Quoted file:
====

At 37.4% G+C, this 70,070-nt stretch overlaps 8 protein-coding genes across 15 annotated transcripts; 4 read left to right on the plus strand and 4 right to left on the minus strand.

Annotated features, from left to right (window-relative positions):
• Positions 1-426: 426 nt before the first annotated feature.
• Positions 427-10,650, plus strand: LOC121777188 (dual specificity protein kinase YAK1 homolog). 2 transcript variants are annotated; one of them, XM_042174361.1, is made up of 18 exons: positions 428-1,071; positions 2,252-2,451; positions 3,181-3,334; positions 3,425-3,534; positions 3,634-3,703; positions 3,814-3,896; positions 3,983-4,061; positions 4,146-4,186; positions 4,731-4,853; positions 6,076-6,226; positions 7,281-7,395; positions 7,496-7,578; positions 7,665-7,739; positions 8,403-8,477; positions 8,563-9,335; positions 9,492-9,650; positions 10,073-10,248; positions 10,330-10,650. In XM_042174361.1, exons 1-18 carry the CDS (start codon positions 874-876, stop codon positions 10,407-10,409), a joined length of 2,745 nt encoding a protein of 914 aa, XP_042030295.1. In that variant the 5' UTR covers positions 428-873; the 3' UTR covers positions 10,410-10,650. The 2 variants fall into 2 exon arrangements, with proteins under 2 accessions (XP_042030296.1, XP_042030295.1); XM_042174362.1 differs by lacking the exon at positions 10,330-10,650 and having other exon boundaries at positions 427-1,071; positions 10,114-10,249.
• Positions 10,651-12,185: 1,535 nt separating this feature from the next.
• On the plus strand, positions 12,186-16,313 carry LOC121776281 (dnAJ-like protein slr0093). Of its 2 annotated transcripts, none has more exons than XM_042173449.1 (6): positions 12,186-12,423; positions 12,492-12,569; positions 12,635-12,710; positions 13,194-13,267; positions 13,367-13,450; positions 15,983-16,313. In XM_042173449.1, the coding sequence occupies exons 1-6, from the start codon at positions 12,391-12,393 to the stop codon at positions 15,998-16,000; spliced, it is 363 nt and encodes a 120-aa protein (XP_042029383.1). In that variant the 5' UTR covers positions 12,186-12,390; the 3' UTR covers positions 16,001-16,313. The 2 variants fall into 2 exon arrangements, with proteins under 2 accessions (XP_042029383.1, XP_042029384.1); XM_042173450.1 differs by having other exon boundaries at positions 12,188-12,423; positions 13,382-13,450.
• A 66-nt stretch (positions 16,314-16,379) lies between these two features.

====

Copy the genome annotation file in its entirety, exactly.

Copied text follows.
At 37.4% G+C, this 70,070-nt stretch overlaps 8 protein-coding genes across 15 annotated transcripts; 4 read left to right on the plus strand and 4 right to left on the minus strand.

Annotated features, from left to right (window-relative positions):
• Positions 1-426: 426 nt before the first annotated feature.
• Positions 427-10,650, plus strand: LOC121777188 (dual specificity protein kinase YAK1 homolog). 2 transcript variants are annotated; one of them, XM_042174361.1, is made up of 18 exons: positions 428-1,071; positions 2,252-2,451; positions 3,181-3,334; positions 3,425-3,534; positions 3,634-3,703; positions 3,814-3,896; positions 3,983-4,061; positions 4,146-4,186; positions 4,731-4,853; positions 6,076-6,226; positions 7,281-7,395; positions 7,496-7,578; positions 7,665-7,739; positions 8,403-8,477; positions 8,563-9,335; positions 9,492-9,650; positions 10,073-10,248; positions 10,330-10,650. In XM_042174361.1, exons 1-18 carry the CDS (start codon positions 874-876, stop codon positions 10,407-10,409), a joined length of 2,745 nt encoding a protein of 914 aa, XP_042030295.1. In that variant the 5' UTR covers positions 428-873; the 3' UTR covers positions 10,410-10,650. The 2 variants fall into 2 exon arrangements, with proteins under 2 accessions (XP_042030296.1, XP_042030295.1); XM_042174362.1 differs by lacking the exon at positions 10,330-10,650 and having other exon boundaries at positions 427-1,071; positions 10,114-10,249.
• Positions 10,651-12,185: 1,535 nt separating this feature from the next.
• On the plus strand, positions 12,186-16,313 carry LOC121776281 (dnAJ-like protein slr0093). Of its 2 annotated transcripts, none has more exons than XM_042173449.1 (6): positions 12,186-12,423; positions 12,492-12,569; positions 12,635-12,710; positions 13,194-13,267; positions 13,367-13,450; positions 15,983-16,313. In XM_042173449.1, the coding sequence occupies exons 1-6, from the start codon at positions 12,391-12,393 to the stop codon at positions 15,998-16,000; spliced, it is 363 nt and encodes a 120-aa protein (XP_042029383.1). In that variant the 5' UTR covers positions 12,186-12,390; the 3' UTR covers positions 16,001-16,313. The 2 variants fall into 2 exon arrangements, with proteins under 2 accessions (XP_042029383.1, XP_042029384.1); XM_042173450.1 differs by having other exon boundaries at positions 12,188-12,423; positions 13,382-13,450.
• A 66-nt stretch (positions 16,314-16,379) lies between these two features.